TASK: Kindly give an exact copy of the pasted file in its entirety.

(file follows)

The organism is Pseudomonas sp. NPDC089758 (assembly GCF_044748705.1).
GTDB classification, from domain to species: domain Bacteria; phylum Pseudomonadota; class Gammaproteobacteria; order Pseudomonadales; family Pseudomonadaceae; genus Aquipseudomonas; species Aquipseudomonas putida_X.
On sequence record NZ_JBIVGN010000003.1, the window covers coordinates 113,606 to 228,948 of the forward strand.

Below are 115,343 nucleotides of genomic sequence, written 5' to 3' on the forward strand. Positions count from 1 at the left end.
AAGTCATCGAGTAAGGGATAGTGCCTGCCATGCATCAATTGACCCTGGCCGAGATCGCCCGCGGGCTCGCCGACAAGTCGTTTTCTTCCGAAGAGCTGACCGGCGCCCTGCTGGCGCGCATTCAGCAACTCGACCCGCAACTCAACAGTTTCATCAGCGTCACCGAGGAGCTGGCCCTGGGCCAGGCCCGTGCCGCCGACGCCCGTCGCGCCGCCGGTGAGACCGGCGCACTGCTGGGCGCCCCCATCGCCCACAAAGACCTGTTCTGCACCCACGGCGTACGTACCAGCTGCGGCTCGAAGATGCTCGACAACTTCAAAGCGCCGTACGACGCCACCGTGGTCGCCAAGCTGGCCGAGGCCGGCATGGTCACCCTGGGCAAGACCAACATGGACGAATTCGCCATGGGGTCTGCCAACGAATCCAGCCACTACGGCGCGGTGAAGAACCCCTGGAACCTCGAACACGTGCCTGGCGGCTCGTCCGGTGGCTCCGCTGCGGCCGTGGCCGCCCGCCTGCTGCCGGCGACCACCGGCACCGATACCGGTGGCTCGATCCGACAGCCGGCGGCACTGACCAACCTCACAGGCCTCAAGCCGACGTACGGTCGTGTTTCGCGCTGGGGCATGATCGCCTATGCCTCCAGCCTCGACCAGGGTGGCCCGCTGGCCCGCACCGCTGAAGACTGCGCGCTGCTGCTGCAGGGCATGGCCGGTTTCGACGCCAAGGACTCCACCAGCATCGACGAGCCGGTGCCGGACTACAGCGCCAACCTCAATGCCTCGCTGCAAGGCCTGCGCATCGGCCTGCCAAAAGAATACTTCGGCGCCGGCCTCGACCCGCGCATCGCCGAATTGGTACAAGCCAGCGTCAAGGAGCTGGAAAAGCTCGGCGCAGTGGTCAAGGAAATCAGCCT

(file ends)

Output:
The organism is Pseudomonas sp. NPDC089758 (assembly GCF_044748705.1).
GTDB classification, from domain to species: domain Bacteria; phylum Pseudomonadota; class Gammaproteobacteria; order Pseudomonadales; family Pseudomonadaceae; genus Aquipseudomonas; species Aquipseudomonas putida_X.
On sequence record NZ_JBIVGN010000003.1, the window covers coordinates 113,606 to 228,948 of the forward strand.

Below are 115,343 nucleotides of genomic sequence, written 5' to 3' on the forward strand. Positions count from 1 at the left end.
AAGTCATCGAGTAAGGGATAGTGCCTGCCATGCATCAATTGACCCTGGCCGAGATCGCCCGCGGGCTCGCCGACAAGTCGTTTTCTTCCGAAGAGCTGACCGGCGCCCTGCTGGCGCGCATTCAGCAACTCGACCCGCAACTCAACAGTTTCATCAGCGTCACCGAGGAGCTGGCCCTGGGCCAGGCCCGTGCCGCCGACGCCCGTCGCGCCGCCGGTGAGACCGGCGCACTGCTGGGCGCCCCCATCGCCCACAAAGACCTGTTCTGCACCCACGGCGTACGTACCAGCTGCGGCTCGAAGATGCTCGACAACTTCAAAGCGCCGTACGACGCCACCGTGGTCGCCAAGCTGGCCGAGGCCGGCATGGTCACCCTGGGCAAGACCAACATGGACGAATTCGCCATGGGGTCTGCCAACGAATCCAGCCACTACGGCGCGGTGAAGAACCCCTGGAACCTCGAACACGTGCCTGGCGGCTCGTCCGGTGGCTCCGCTGCGGCCGTGGCCGCCCGCCTGCTGCCGGCGACCACCGGCACCGATACCGGTGGCTCGATCCGACAGCCGGCGGCACTGACCAACCTCACAGGCCTCAAGCCGACGTACGGTCGTGTTTCGCGCTGGGGCATGATCGCCTATGCCTCCAGCCTCGACCAGGGTGGCCCGCTGGCCCGCACCGCTGAAGACTGCGCGCTGCTGCTGCAGGGCATGGCCGGTTTCGACGCCAAGGACTCCACCAGCATCGACGAGCCGGTGCCGGACTACAGCGCCAACCTCAATGCCTCGCTGCAAGGCCTGCGCATCGGCCTGCCAAAAGAATACTTCGGCGCCGGCCTCGACCCGCGCATCGCCGAATTGGTACAAGCCAGCGTCAAGGAGCTGGAAAAGCTCGGCGCAGTGGTCAAGGAAATCAGCCT